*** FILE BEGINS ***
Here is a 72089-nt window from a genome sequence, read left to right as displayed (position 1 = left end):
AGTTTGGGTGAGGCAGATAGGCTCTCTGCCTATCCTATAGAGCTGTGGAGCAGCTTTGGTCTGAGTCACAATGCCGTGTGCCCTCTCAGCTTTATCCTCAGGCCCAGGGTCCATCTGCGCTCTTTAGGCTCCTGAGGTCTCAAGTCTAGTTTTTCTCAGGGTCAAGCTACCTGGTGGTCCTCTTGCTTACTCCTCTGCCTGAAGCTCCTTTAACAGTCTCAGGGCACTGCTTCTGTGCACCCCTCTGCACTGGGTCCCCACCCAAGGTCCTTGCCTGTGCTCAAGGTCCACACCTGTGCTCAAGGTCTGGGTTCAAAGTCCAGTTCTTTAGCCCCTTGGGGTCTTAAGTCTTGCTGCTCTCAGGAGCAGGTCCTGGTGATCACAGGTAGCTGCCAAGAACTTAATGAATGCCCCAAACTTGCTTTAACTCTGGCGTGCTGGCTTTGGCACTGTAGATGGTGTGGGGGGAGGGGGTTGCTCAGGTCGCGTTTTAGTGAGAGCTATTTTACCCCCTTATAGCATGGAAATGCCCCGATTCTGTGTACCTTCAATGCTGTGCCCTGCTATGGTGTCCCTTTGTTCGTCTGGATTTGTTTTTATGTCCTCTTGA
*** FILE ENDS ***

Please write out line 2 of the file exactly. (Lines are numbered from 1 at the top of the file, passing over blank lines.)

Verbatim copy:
AGTTTGGGTGAGGCAGATAGGCTCTCTGCCTATCCTATAGAGCTGTGGAGCAGCTTTGGTCTGAGTCACAATGCCGTGTGCCCTCTCAGCTTTATCCTCAGGCCCAGGGTCCATCTGCGCTCTTTAGGCTCCTGAGGTCTCAAGTCTAGTTTTTCTCAGGGTCAAGCTACCTGGTGGTCCTCTTGCTTACTCCTCTGCCTGAAGCTCCTTTAACAGTCTCAGGGCACTGCTTCTGTGCACCCCTCTGCACTGGGTCCCCACCCAAGGTCCTTGCCTGTGCTCAAGGTCCACACCTGTGCTCAAGGTCTGGGTTCAAAGTCCAGTTCTTTAGCCCCTTGGGGTCTTAAGTCTTGCTGCTCTCAGGAGCAGGTCCTGGTGATCACAGGTAGCTGCCAAGAACTTAATGAATGCCCCAAACTTGCTTTAACTCTGGCGTGCTGGCTTTGGCACTGTAGATGGTGTGGGGGGAGGGGGTTGCTCAGGTCGCGTTTTAGTGAGAGCTATTTTACCCCCTTATAGCATGGAAATGCCCCGATTCTGTGTACCTTCAATGCTGTGCCCTGCTATGGTGTCCCTTTGTTCGTCTGGATTTGTTTTTATGTCCTCTTGA